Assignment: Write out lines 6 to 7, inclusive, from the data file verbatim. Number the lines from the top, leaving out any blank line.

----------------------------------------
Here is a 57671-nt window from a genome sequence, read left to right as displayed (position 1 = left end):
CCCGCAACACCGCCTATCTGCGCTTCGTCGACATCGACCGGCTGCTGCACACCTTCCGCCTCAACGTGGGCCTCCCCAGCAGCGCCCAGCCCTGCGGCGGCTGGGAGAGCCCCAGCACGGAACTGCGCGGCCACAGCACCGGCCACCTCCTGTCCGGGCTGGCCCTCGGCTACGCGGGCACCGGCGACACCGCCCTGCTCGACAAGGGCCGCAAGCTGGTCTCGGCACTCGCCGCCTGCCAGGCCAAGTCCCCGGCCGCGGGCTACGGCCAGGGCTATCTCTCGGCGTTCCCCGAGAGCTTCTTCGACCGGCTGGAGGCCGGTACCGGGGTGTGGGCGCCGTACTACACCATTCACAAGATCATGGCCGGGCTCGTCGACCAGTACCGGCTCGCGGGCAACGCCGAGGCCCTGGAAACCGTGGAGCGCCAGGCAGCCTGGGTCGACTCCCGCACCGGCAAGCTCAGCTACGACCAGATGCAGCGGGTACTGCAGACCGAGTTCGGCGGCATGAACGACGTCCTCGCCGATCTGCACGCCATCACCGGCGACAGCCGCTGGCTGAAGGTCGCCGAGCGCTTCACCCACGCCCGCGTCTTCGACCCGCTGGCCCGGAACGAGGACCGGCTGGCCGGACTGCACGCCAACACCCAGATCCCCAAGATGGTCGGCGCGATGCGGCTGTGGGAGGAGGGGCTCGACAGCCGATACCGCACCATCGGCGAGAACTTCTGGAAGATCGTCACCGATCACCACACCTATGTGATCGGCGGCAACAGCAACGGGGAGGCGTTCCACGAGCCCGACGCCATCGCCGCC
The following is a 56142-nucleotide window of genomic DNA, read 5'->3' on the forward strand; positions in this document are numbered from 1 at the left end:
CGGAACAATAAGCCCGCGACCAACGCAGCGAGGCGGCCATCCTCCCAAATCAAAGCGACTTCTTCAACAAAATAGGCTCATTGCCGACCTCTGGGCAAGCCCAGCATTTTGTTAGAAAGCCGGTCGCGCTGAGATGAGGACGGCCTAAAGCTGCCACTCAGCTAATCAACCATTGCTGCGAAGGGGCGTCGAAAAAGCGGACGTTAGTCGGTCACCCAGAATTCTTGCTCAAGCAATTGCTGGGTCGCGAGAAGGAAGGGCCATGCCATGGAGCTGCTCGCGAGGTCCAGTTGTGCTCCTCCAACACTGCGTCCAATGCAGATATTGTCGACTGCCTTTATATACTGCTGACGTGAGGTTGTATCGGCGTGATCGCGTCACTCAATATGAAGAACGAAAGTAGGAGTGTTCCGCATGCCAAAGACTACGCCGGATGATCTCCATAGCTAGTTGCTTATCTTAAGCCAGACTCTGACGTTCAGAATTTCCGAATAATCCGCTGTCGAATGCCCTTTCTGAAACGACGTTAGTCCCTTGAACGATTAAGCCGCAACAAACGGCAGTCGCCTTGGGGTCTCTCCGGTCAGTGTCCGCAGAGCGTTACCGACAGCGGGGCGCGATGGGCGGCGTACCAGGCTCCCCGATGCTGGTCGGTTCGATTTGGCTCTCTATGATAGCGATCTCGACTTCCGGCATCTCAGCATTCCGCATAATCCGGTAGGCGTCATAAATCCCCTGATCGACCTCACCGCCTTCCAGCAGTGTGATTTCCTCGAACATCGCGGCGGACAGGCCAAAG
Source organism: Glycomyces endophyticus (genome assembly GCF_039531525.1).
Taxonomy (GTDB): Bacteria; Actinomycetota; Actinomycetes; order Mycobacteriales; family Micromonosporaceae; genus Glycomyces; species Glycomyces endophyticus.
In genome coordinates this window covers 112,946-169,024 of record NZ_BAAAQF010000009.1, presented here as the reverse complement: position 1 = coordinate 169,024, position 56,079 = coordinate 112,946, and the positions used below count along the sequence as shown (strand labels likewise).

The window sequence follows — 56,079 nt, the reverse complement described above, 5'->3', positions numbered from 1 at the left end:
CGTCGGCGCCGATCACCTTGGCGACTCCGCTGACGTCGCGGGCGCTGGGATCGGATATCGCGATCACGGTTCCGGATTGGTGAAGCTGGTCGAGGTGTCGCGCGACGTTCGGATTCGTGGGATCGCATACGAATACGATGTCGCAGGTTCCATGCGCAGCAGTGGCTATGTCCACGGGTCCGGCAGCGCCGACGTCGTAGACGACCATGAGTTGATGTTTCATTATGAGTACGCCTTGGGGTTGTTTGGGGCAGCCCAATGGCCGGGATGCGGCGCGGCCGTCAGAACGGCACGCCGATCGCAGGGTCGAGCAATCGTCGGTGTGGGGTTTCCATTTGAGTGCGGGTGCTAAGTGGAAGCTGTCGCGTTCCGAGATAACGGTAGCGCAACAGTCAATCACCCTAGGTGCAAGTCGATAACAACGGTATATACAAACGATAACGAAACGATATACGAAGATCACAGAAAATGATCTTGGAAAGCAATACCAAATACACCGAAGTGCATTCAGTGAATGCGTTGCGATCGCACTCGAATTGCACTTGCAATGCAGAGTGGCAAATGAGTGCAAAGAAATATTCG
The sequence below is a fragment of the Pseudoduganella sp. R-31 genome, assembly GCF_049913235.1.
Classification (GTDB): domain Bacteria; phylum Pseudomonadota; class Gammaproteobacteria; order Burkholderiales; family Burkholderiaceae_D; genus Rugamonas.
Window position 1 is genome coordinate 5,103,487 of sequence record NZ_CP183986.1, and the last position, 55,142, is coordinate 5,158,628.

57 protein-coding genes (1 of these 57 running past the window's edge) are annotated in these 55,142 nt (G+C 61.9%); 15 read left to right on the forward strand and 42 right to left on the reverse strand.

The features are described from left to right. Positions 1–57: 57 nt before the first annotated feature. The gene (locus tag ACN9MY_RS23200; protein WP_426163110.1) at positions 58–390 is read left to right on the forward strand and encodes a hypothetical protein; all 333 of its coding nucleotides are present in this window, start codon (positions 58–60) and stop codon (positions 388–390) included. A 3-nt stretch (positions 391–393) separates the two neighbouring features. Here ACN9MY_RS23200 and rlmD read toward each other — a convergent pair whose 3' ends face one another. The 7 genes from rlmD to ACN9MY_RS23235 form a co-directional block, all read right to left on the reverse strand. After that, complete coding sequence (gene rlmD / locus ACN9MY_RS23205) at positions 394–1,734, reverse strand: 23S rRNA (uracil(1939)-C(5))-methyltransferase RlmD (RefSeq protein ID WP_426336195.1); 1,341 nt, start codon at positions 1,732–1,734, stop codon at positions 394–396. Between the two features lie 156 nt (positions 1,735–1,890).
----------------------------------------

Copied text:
Taxonomy (GTDB): Bacteria; Actinomycetota; Actinomycetes; order Mycobacteriales; family Micromonosporaceae; genus Glycomyces; species Glycomyces endophyticus.
In genome coordinates this window covers 112,946-169,024 of record NZ_BAAAQF010000009.1, presented here as the reverse complement: position 1 = coordinate 169,024, position 56,079 = coordinate 112,946, and the positions used below count along the sequence as shown (strand labels likewise).